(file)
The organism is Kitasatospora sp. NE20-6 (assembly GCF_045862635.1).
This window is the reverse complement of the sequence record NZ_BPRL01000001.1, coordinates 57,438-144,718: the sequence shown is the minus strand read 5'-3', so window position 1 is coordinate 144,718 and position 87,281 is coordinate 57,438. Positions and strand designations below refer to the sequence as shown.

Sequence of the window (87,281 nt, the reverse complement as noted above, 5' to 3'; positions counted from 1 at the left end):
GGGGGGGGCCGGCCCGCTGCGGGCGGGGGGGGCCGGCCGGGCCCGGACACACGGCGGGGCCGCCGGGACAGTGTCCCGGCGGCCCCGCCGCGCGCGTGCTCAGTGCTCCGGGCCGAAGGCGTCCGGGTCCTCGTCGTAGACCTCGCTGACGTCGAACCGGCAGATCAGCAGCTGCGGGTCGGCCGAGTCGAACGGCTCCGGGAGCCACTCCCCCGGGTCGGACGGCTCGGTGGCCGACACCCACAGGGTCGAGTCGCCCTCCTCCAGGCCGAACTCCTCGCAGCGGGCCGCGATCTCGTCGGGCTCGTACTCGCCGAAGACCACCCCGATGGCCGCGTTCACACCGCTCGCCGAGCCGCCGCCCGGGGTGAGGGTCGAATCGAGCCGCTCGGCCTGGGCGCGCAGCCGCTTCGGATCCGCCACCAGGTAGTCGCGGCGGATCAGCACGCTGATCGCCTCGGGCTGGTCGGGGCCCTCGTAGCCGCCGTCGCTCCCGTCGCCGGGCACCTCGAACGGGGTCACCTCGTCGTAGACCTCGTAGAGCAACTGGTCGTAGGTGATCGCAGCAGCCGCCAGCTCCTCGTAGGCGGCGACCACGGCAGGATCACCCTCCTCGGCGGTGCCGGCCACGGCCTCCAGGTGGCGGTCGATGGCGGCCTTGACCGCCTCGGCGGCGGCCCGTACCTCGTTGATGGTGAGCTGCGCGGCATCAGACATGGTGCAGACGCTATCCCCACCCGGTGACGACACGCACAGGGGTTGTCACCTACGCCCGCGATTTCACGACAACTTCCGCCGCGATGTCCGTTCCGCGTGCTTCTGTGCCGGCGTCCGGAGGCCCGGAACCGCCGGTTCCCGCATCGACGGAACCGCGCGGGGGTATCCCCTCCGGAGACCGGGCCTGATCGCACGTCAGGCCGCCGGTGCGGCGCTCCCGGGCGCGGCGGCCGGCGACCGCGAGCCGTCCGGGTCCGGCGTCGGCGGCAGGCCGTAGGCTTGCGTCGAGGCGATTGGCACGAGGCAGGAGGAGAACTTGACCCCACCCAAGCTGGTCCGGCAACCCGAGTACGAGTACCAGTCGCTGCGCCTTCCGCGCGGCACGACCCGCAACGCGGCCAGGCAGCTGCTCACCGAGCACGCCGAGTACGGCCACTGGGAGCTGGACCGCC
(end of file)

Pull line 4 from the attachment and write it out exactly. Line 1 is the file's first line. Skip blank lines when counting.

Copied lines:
GGGGGGGGCCGGCCCGCTGCGGGCGGGGGGGGCCGGCCGGGCCCGGACACACGGCGGGGCCGCCGGGACAGTGTCCCGGCGGCCCCGCCGCGCGCGTGCTCAGTGCTCCGGGCCGAAGGCGTCCGGGTCCTCGTCGTAGACCTCGCTGACGTCGAACCGGCAGATCAGCAGCTGCGGGTCGGCCGAGTCGAACGGCTCCGGGAGCCACTCCCCCGGGTCGGACGGCTCGGTGGCCGACACCCACAGGGTCGAGTCGCCCTCCTCCAGGCCGAACTCCTCGCAGCGGGCCGCGATCTCGTCGGGCTCGTACTCGCCGAAGACCACCCCGATGGCCGCGTTCACACCGCTCGCCGAGCCGCCGCCCGGGGTGAGGGTCGAATCGAGCCGCTCGGCCTGGGCGCGCAGCCGCTTCGGATCCGCCACCAGGTAGTCGCGGCGGATCAGCACGCTGATCGCCTCGGGCTGGTCGGGGCCCTCGTAGCCGCCGTCGCTCCCGTCGCCGGGCACCTCGAACGGGGTCACCTCGTCGTAGACCTCGTAGAGCAACTGGTCGTAGGTGATCGCAGCAGCCGCCAGCTCCTCGTAGGCGGCGACCACGGCAGGATCACCCTCCTCGGCGGTGCCGGCCACGGCCTCCAGGTGGCGGTCGATGGCGGCCTTGACCGCCTCGGCGGCGGCCCGTACCTCGTTGATGGTGAGCTGCGCGGCATCAGACATGGTGCAGACGCTATCCCCACCCGGTGACGACACGCACAGGGGTTGTCACCTACGCCCGCGATTTCACGACAACTTCCGCCGCGATGTCCGTTCCGCGTGCTTCTGTGCCGGCGTCCGGAGGCCCGGAACCGCCGGTTCCCGCATCGACGGAACCGCGCGGGGGTATCCCCTCCGGAGACCGGGCCTGATCGCACGTCAGGCCGCCGGTGCGGCGCTCCCGGGCGCGGCGGCCGGCGACCGCGAGCCGTCCGGGTCCGGCGTCGGCGGCAGGCCGTAGGCTTGCGTCGAGGCGATTGGCACGAGGCAGGAGGAGAACTTGACCCCACCCAAGCTGGTCCGGCAACCCGAGTACGAGTACCAGTCGCTGCGCCTTCCGCGCGGCACGACCCGCAACGCGGCCAGGCAGCTGCTCACCGAGCACGCCGAGTACGGCCACTGGGAGCTGGACCGCC